Fearing attacks, Montenegro arrests 20 Serbs amid key vote

PODGORICA, Montenegro (AP) — Police in Montenegro have arrested 20 Serbs suspected of planning politically motivated armed attacks amid a parliamentary election Sunday that could determine whether the small Balkan state continues on its Western course or turns back to traditional ally Russia.

Prime Minister Milo Djukanovic is facing the toughest challenge yet to his quarter-century rule and pre-election polls have predicted the closest race since Montenegro gained independence from neighboring Serbia a decade ago.

The parliamentary vote pitted Djukanovic’s Democratic Party of Socialists against a cluster of pro-Russian and pro-Serbian opposition groups that staunchly oppose the government’s pro-Western policies, especially its NATO bid.

Police Director Slavko Stojanovic said those arrested Saturday night came from Serbia and planned to collect automatic weapons to attack state institutions, police and possibly state officials after the vote.

Serbia’s former special forces commander, Bratislav Dikic, who was removed from the post in 2013 because of his alleged criminal activities, was among those arrested.

Stojanovic said they were charged of “forming a criminal organization and terrorism.” He said one Serbian is still on the run.

The prosecutor’s office said the group planned to attack people who gather in front of the parliament when the vote results are proclaimed, then storm the building in the capital and declare the victory “of certain parties” in the election. The statement said they also planned to arrest Djukanovic.

Police vans were seen bringing in the handcuffed suspects to the prosecutor’s office in Podgorica, the capital.

There have been fears that violence could erupt on the streets of Podgorica between opposition and government supporters after the results of Sunday’s vote are announced. The government also said hackers have attacked several web sites, including that of the ruling party.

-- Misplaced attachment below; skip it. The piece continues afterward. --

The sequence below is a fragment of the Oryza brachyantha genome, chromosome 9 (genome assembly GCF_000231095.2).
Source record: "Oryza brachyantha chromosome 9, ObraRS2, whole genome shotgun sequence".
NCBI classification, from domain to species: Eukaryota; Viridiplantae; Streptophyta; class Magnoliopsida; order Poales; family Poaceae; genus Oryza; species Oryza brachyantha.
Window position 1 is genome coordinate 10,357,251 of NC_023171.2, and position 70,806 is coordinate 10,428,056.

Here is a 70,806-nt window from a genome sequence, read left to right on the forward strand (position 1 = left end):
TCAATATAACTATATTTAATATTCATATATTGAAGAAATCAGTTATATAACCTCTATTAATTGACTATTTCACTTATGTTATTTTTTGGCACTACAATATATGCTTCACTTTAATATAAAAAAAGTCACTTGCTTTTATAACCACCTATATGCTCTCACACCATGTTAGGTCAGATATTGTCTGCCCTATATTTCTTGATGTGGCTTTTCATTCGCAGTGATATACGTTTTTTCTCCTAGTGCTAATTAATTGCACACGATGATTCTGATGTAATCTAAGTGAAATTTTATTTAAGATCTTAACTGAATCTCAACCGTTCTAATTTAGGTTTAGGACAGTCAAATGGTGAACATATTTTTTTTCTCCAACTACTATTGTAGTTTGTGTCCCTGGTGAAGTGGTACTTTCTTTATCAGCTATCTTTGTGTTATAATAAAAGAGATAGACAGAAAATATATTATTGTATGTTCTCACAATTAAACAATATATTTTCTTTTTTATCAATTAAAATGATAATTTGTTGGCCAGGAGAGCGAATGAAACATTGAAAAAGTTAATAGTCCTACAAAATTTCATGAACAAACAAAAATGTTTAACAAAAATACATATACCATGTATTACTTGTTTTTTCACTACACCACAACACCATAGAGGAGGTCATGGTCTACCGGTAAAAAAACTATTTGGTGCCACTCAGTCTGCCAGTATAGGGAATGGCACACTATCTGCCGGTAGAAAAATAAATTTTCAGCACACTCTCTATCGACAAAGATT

Montenegro’s interior minister has warned people to stay indoors instead of celebrating in the streets after election results are announced.

Serbian Prime Minister Aleksandar Vucic, meanwhile, hinted that the arrests might have been staged by the government.

“It’s a strange day on which all this is happening, that is all I will say,” Vucic said.

The scenic country of 650,000 people, squeezed between the Adriatic Sea and towering mountains, is deeply divided among those who favor and those who oppose Western integration. The outcome of Sunday’s vote could jeopardize NATO and European Union enlargement in southeastern Europe and could prove decisive in the Kremlin’s attempts to regain influence in the strategic Balkans region.

Before the vote, Djukanovic said the ballot for the 81-seat parliament will decide whether Montenegro continues on a Western course or becomes “a Russian colony.” On Sunday, Djukanovic said he expects to win and hold talks on a new coalition government.

“My expectation is that after this election Montenegro will steadily and dynamically move toward its European and Euro-Atlantic goals,” he said.

Predominantly Orthodox Christian like Russia, Montenegro was Moscow’s historical ally. But after splitting with Serbia in a 2006 referendum, Montenegro took a strong turn toward Western integrations.

Russia strongly opposes the expansion of NATO in European ex-communist countries it considers part of its “strategic interests.” The West is wary of Russian influence in the still-volatile region, which was engulfed in bloody civil wars in the 1990s.

Opposition leaders have accused Djukanovic of corruption, nepotism and economic mismanagement and say he is trying to scare voters by suggesting that chaos will prevail if he loses.

“The only chaos will be within Djukanovic’s cabinet,” opposition Democratic Front leader Andrija Mandic said after he voted Sunday.

“I have no doubt that the opposition will show its strength and that the Democratic Front will become future framework of the Montenegro government,” he added. “Today is the last day of Djukanovic’s 27-year rule.”


AP Writer Jovana Gec contributed from Belgrade, Serbia.

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